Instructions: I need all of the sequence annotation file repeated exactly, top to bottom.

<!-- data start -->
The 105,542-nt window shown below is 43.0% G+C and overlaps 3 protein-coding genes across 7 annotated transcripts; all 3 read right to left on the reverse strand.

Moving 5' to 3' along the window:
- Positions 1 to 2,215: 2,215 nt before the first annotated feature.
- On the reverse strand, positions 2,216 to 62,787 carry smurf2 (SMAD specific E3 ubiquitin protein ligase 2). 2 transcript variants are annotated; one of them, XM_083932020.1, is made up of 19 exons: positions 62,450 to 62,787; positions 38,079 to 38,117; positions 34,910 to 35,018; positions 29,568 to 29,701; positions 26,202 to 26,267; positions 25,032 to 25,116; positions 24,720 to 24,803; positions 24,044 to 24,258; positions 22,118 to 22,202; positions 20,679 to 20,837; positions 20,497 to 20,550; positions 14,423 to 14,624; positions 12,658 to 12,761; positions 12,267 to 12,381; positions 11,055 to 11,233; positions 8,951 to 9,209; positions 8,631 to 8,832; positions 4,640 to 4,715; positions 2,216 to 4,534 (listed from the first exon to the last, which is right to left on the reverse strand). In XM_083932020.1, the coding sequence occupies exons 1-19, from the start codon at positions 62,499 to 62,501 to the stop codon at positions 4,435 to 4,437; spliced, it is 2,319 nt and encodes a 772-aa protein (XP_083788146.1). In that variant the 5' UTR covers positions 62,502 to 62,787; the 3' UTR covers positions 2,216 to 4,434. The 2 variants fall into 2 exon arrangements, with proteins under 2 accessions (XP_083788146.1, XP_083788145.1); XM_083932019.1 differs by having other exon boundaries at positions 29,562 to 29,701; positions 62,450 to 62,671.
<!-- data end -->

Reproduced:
The 105,542-nt window shown below is 43.0% G+C and overlaps 3 protein-coding genes across 7 annotated transcripts; all 3 read right to left on the reverse strand.

Moving 5' to 3' along the window:
- Positions 1 to 2,215: 2,215 nt before the first annotated feature.
- On the reverse strand, positions 2,216 to 62,787 carry smurf2 (SMAD specific E3 ubiquitin protein ligase 2). 2 transcript variants are annotated; one of them, XM_083932020.1, is made up of 19 exons: positions 62,450 to 62,787; positions 38,079 to 38,117; positions 34,910 to 35,018; positions 29,568 to 29,701; positions 26,202 to 26,267; positions 25,032 to 25,116; positions 24,720 to 24,803; positions 24,044 to 24,258; positions 22,118 to 22,202; positions 20,679 to 20,837; positions 20,497 to 20,550; positions 14,423 to 14,624; positions 12,658 to 12,761; positions 12,267 to 12,381; positions 11,055 to 11,233; positions 8,951 to 9,209; positions 8,631 to 8,832; positions 4,640 to 4,715; positions 2,216 to 4,534 (listed from the first exon to the last, which is right to left on the reverse strand). In XM_083932020.1, the coding sequence occupies exons 1-19, from the start codon at positions 62,499 to 62,501 to the stop codon at positions 4,435 to 4,437; spliced, it is 2,319 nt and encodes a 772-aa protein (XP_083788146.1). In that variant the 5' UTR covers positions 62,502 to 62,787; the 3' UTR covers positions 2,216 to 4,434. The 2 variants fall into 2 exon arrangements, with proteins under 2 accessions (XP_083788146.1, XP_083788145.1); XM_083932019.1 differs by having other exon boundaries at positions 29,562 to 29,701; positions 62,450 to 62,671.